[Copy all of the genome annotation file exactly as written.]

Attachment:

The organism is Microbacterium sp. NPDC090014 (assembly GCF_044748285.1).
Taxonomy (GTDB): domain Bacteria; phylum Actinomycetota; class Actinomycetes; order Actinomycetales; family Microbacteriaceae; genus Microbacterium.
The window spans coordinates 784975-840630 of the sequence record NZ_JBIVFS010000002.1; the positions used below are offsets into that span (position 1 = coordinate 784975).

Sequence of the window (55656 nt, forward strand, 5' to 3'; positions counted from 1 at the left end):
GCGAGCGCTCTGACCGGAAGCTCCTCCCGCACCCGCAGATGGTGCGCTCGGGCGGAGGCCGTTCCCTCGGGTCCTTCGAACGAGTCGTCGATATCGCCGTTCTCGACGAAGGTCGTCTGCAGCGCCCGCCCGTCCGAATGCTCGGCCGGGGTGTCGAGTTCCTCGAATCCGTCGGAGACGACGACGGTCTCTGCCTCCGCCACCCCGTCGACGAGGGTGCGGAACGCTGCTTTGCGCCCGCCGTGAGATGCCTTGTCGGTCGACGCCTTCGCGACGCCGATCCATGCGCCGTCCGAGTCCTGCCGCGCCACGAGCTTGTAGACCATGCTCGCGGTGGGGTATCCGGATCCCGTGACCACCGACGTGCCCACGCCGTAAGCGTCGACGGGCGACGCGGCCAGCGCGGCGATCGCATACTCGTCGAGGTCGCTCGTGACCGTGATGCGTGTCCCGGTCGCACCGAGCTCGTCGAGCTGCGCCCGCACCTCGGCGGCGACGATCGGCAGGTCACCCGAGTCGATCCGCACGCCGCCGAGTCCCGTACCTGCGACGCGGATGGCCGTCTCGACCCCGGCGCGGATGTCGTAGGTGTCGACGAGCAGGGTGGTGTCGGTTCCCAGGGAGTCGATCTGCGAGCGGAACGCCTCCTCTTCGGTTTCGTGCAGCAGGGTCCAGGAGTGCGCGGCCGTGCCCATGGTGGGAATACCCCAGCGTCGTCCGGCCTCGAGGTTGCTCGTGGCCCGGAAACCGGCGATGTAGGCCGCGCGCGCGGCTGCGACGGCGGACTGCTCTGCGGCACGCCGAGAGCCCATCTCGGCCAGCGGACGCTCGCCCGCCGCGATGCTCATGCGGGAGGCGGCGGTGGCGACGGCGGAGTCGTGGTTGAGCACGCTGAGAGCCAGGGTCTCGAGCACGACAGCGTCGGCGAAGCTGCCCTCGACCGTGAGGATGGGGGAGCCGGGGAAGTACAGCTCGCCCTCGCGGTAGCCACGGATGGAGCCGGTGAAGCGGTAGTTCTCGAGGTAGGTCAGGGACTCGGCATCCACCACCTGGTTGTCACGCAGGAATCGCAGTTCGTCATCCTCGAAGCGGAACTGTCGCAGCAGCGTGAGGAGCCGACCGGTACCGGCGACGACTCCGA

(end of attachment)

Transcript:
The organism is Microbacterium sp. NPDC090014 (assembly GCF_044748285.1).
Taxonomy (GTDB): domain Bacteria; phylum Actinomycetota; class Actinomycetes; order Actinomycetales; family Microbacteriaceae; genus Microbacterium.
The window spans coordinates 784975-840630 of the sequence record NZ_JBIVFS010000002.1; the positions used below are offsets into that span (position 1 = coordinate 784975).

Sequence of the window (55656 nt, forward strand, 5' to 3'; positions counted from 1 at the left end):
GCGAGCGCTCTGACCGGAAGCTCCTCCCGCACCCGCAGATGGTGCGCTCGGGCGGAGGCCGTTCCCTCGGGTCCTTCGAACGAGTCGTCGATATCGCCGTTCTCGACGAAGGTCGTCTGCAGCGCCCGCCCGTCCGAATGCTCGGCCGGGGTGTCGAGTTCCTCGAATCCGTCGGAGACGACGACGGTCTCTGCCTCCGCCACCCCGTCGACGAGGGTGCGGAACGCTGCTTTGCGCCCGCCGTGAGATGCCTTGTCGGTCGACGCCTTCGCGACGCCGATCCATGCGCCGTCCGAGTCCTGCCGCGCCACGAGCTTGTAGACCATGCTCGCGGTGGGGTATCCGGATCCCGTGACCACCGACGTGCCCACGCCGTAAGCGTCGACGGGCGACGCGGCCAGCGCGGCGATCGCATACTCGTCGAGGTCGCTCGTGACCGTGATGCGTGTCCCGGTCGCACCGAGCTCGTCGAGCTGCGCCCGCACCTCGGCGGCGACGATCGGCAGGTCACCCGAGTCGATCCGCACGCCGCCGAGTCCCGTACCTGCGACGCGGATGGCCGTCTCGACCCCGGCGCGGATGTCGTAGGTGTCGACGAGCAGGGTGGTGTCGGTTCCCAGGGAGTCGATCTGCGAGCGGAACGCCTCCTCTTCGGTTTCGTGCAGCAGGGTCCAGGAGTGCGCGGCCGTGCCCATGGTGGGAATACCCCAGCGTCGTCCGGCCTCGAGGTTGCTCGTGGCCCGGAAACCGGCGATGTAGGCCGCGCGCGCGGCTGCGACGGCGGACTGCTCTGCGGCACGCCGAGAGCCCATCTCGGCCAGCGGACGCTCGCCCGCCGCGATGCTCATGCGGGAGGCGGCGGTGGCGACGGCGGAGTCGTGGTTGAGCACGCTGAGAGCCAGGGTCTCGAGCACGACAGCGTCGGCGAAGCTGCCCTCGACCGTGAGGATGGGGGAGCCGGGGAAGTACAGCTCGCCCTCGCGGTAGCCACGGATGGAGCCGGTGAAGCGGTAGTTCTCGAGGTAGGTCAGGGACTCGGCATCCACCACCTGGTTGTCACGCAGGAATCGCAGTTCGTCATCCTCGAAGCGGAACTGTCGCAGCAGCGTGAGGAGCCGACCGGTACCGGCGACGACTCCGA